Recalls Guy: "Eric Clapton and I are the best of friends and I like the tune 'Strange Brew' and we were sitting and having a drink one day and I said ‘Man, that "Strange Brew"...you just cracked me up with that note.’ And he said ‘You should...cause it's your licks...’ " As soon as Clapton completed his famous Derek & the Dominos sessions (spawning "Layla") in October 1970, he co-produced (with Ahmet Ertegün and Tom Dowd) the Buddy Guy & Junior Wells Play The Blues album with Guy's longtime harp and vocal compatriot. That record, released in 1972, is regarded by some critics as among the finest electric blues recordings of the modern era.
In recognition of Guy's influence on Hendrix's career, the Hendrix family invited Buddy Guy to headline all-star casts at several Jimi Hendrix tribute concerts they organized in recent years, "calling on a legend to celebrate a legend." Jimi Hendrix himself once said that “Heaven is lying at Buddy Guy’s feet while listening to him play guitar.” Songs such as "Red House", "Voodoo Chile" and "Voodoo Child (Slight Return)" partly came from the sonic world that Buddy Guy helped to create. According to the Fender Players’ Club: “Almost ten years before Jimi Hendrix would electrify the rock world with his high-voltage voodoo blues, Buddy Guy was shocking juke joint patrons in Baton Rouge with his own brand of high-octane blues. Ironically, when Buddy’s playing technique and flamboyant showmanship were later revealed to crossover audiences in the late Sixties, it was erroneously assumed that he was imitating Hendrix."
Stevie Ray Vaughan. once declared that Buddy Guy "plays from a place that I've never heard anyone play." Vaughan continued:
Buddy can go from one end of the spectrum to another. He can play quieter than anybody I've ever heard, or wilder and louder than anybody I've ever heard. I play pretty loud a lot of times, but Buddy's tones are incredible…he pulls such emotion out of so little volume. Buddy just has this cool feel to everything he does. And when he sings, it's just compounded. Girls fall over and sweat and die! Every once in a while I get the chance to play with Buddy, and he gets me every time, because we could try to go to Mars on guitars but then he'll start singing, sing a couple of lines, and then stick the mike in front of me! What are you gonna do What is a person gonna do! Jeff Beck affirmed:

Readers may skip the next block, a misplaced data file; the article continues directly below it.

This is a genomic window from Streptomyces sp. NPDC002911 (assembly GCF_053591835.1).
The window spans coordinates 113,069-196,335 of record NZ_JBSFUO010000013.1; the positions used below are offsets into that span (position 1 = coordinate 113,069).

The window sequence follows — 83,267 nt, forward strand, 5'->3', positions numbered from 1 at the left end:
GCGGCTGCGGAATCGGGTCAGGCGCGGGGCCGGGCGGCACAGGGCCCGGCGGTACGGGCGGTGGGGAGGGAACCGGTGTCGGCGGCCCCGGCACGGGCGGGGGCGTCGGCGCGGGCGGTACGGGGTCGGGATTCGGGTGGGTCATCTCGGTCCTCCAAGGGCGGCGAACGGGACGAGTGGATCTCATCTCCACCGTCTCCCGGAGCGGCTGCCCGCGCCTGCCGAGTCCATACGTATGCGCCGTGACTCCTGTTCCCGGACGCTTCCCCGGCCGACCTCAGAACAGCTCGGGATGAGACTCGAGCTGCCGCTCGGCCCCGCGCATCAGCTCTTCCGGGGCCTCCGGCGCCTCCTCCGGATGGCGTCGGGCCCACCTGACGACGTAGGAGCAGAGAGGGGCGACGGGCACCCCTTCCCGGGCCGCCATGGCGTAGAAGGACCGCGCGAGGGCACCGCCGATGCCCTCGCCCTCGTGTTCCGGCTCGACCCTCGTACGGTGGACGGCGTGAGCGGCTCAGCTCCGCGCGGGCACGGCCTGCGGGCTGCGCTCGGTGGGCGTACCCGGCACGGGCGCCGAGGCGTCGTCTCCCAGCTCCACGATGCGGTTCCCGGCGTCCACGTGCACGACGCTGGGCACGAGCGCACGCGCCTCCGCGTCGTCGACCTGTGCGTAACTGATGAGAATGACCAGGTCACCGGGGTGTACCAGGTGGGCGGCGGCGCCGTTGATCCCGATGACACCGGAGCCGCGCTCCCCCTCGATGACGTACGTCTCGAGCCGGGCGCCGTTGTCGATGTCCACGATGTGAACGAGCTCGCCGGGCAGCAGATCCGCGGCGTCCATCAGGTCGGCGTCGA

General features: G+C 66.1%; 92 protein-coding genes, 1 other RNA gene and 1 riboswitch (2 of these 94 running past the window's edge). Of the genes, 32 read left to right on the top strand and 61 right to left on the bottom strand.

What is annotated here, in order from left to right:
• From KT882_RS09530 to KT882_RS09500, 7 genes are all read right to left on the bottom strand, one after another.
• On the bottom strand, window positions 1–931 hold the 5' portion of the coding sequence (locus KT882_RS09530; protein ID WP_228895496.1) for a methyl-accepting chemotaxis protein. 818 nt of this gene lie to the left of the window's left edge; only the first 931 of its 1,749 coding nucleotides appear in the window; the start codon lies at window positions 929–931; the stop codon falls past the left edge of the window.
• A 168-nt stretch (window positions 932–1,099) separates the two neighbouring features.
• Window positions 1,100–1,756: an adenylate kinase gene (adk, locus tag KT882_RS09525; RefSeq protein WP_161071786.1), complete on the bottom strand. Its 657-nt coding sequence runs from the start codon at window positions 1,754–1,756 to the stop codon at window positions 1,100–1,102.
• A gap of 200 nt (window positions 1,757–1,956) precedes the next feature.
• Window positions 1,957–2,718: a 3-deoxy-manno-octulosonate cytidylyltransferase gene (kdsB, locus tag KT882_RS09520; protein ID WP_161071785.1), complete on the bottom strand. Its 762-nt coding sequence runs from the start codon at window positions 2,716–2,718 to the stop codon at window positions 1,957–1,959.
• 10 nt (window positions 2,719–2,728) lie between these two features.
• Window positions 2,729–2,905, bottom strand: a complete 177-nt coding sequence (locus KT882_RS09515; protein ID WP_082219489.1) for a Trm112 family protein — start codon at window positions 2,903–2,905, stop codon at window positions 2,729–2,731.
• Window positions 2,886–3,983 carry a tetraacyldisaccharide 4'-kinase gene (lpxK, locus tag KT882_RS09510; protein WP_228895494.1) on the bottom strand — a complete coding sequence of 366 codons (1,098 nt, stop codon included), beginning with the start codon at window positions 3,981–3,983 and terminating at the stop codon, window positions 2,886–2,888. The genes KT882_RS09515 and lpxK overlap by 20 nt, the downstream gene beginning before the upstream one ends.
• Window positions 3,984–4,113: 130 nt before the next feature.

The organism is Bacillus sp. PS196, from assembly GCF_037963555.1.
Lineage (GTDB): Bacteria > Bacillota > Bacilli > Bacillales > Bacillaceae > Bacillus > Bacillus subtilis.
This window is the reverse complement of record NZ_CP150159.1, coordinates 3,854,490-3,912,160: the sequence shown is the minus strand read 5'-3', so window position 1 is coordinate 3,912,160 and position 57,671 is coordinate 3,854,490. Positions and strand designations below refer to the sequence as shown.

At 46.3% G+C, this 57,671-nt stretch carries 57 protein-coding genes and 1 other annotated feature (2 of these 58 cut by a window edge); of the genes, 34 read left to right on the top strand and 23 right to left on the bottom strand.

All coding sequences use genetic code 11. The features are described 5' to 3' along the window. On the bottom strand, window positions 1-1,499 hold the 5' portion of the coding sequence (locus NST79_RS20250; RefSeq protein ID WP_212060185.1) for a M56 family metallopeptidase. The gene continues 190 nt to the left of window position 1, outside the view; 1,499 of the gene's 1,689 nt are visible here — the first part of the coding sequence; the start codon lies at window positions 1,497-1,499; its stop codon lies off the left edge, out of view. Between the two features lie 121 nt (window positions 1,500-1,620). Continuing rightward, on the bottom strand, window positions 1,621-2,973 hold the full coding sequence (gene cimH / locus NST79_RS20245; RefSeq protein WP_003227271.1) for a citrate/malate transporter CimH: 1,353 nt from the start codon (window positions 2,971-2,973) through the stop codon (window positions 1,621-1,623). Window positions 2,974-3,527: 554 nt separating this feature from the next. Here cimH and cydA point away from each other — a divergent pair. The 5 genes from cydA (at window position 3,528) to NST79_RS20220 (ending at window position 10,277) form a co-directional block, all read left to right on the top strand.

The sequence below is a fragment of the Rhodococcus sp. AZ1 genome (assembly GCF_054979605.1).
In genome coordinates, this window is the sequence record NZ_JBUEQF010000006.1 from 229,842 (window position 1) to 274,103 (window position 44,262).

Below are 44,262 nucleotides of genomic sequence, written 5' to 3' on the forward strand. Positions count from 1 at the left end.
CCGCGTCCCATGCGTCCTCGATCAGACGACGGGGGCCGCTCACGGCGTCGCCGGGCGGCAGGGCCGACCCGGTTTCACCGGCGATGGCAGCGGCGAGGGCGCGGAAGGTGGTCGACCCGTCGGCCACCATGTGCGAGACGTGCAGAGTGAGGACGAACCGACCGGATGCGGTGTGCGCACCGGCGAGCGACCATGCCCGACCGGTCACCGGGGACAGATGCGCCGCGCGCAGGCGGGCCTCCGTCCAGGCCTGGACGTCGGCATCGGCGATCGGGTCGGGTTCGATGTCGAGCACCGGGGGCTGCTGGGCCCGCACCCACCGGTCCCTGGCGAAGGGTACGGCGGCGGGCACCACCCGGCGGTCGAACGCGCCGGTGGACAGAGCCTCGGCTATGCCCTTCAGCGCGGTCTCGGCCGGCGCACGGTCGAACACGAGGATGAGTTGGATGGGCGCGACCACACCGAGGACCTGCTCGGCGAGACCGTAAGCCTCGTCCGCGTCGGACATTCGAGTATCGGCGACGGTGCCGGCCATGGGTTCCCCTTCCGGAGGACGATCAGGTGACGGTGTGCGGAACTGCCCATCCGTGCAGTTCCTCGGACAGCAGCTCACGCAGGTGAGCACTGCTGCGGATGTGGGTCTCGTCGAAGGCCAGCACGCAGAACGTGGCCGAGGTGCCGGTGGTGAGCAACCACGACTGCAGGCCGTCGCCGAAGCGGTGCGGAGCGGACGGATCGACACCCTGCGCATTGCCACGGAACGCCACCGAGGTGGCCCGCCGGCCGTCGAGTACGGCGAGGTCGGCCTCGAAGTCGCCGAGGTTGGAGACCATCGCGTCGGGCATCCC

Geez, you can’t forget Buddy Guy. He transcended
blues and started becoming theater. It was high art, kind of like
drama theater when he played, you know. He was playing behind his
head long before Hendrix. I once saw him throw the guitar up in the
air and catch it in the same chord.
According to Jimmy Page: “Buddy Guy is an
absolute monster” and “There were a number of albums that everybody
got tuned into in the early days. There was one in particular
called, I think, American Folk Festival Of The Blues, which featured
Buddy Guy—he just astounded everybody.” Former
bassist Bill Wyman: “Guitar Legends do not come any better than
Buddy Guy. He is feted by his peers and loved by his fans for his
ability to make the guitar both talk and cry the blues… Such is
Buddy’s mastery of the guitar that there is virtually no guitarist
that he cannot imitate.” Guy has opened for the Rolling Stones on
numerous tours since the early 1970s. Slash: "Buddy Guy is the
perfect combination of R&B and hardcore rock and roll."
Billy Gibbons: "He (Buddy Guy) ain't no trickster. He may appear
surprised by his own instant ability but, clearly, he knows what's
up." Lonnie Brooks: “Buddy Guy is a master. He’s the bravest guitar
player I’ve ever seen on a bandstand. He’ll pull you into his trap
and kill you. He owns that bandstand and everyone knows it when
Buddy’s up there."